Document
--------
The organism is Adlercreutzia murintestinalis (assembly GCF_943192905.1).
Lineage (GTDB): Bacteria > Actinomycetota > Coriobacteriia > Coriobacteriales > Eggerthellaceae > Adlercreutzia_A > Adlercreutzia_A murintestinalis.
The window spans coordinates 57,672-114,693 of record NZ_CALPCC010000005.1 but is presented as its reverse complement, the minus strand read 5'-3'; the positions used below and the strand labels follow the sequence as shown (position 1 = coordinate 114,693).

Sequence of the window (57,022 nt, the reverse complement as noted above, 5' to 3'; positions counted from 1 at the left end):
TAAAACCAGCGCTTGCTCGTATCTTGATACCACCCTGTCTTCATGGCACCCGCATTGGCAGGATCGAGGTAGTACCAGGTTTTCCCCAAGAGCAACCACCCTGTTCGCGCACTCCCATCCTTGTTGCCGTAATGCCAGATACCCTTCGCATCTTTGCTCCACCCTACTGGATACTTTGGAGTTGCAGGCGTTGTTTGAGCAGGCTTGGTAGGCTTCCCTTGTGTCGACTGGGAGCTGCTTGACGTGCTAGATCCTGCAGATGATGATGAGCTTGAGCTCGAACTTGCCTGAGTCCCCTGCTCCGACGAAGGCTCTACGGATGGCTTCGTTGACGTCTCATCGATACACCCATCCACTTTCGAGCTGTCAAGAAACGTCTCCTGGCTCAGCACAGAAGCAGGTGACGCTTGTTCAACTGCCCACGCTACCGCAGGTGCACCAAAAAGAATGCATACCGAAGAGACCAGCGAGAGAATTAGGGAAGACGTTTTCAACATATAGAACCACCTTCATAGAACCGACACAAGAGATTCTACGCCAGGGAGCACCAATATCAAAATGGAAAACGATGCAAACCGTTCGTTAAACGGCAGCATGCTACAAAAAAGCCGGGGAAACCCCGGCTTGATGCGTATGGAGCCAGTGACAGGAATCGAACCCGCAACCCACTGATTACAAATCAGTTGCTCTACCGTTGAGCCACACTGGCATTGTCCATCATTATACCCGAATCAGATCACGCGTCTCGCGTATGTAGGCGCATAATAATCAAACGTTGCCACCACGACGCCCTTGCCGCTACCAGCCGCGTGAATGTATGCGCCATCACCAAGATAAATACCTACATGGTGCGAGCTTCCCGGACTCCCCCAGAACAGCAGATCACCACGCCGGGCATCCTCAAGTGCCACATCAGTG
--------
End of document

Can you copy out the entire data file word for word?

The organism is Adlercreutzia murintestinalis (assembly GCF_943192905.1).
Lineage (GTDB): Bacteria > Actinomycetota > Coriobacteriia > Coriobacteriales > Eggerthellaceae > Adlercreutzia_A > Adlercreutzia_A murintestinalis.
The window spans coordinates 57,672-114,693 of record NZ_CALPCC010000005.1 but is presented as its reverse complement, the minus strand read 5'-3'; the positions used below and the strand labels follow the sequence as shown (position 1 = coordinate 114,693).

Sequence of the window (57,022 nt, the reverse complement as noted above, 5' to 3'; positions counted from 1 at the left end):
TAAAACCAGCGCTTGCTCGTATCTTGATACCACCCTGTCTTCATGGCACCCGCATTGGCAGGATCGAGGTAGTACCAGGTTTTCCCCAAGAGCAACCACCCTGTTCGCGCACTCCCATCCTTGTTGCCGTAATGCCAGATACCCTTCGCATCTTTGCTCCACCCTACTGGATACTTTGGAGTTGCAGGCGTTGTTTGAGCAGGCTTGGTAGGCTTCCCTTGTGTCGACTGGGAGCTGCTTGACGTGCTAGATCCTGCAGATGATGATGAGCTTGAGCTCGAACTTGCCTGAGTCCCCTGCTCCGACGAAGGCTCTACGGATGGCTTCGTTGACGTCTCATCGATACACCCATCCACTTTCGAGCTGTCAAGAAACGTCTCCTGGCTCAGCACAGAAGCAGGTGACGCTTGTTCAACTGCCCACGCTACCGCAGGTGCACCAAAAAGAATGCATACCGAAGAGACCAGCGAGAGAATTAGGGAAGACGTTTTCAACATATAGAACCACCTTCATAGAACCGACACAAGAGATTCTACGCCAGGGAGCACCAATATCAAAATGGAAAACGATGCAAACCGTTCGTTAAACGGCAGCATGCTACAAAAAAGCCGGGGAAACCCCGGCTTGATGCGTATGGAGCCAGTGACAGGAATCGAACCCGCAACCCACTGATTACAAATCAGTTGCTCTACCGTTGAGCCACACTGGCATTGTCCATCATTATACCCGAATCAGATCACGCGTCTCGCGTATGTAGGCGCATAATAATCAAACGTTGCCACCACGACGCCCTTGCCGCTACCAGCCGCGTGAATGTATGCGCCATCACCAAGATAAATACCTACATGGTGCGAGCTTCCCGGACTCCCCCAGAACAGCAGATCACCACGCCGGGCATCCTCAAGTGCCACATCAGTG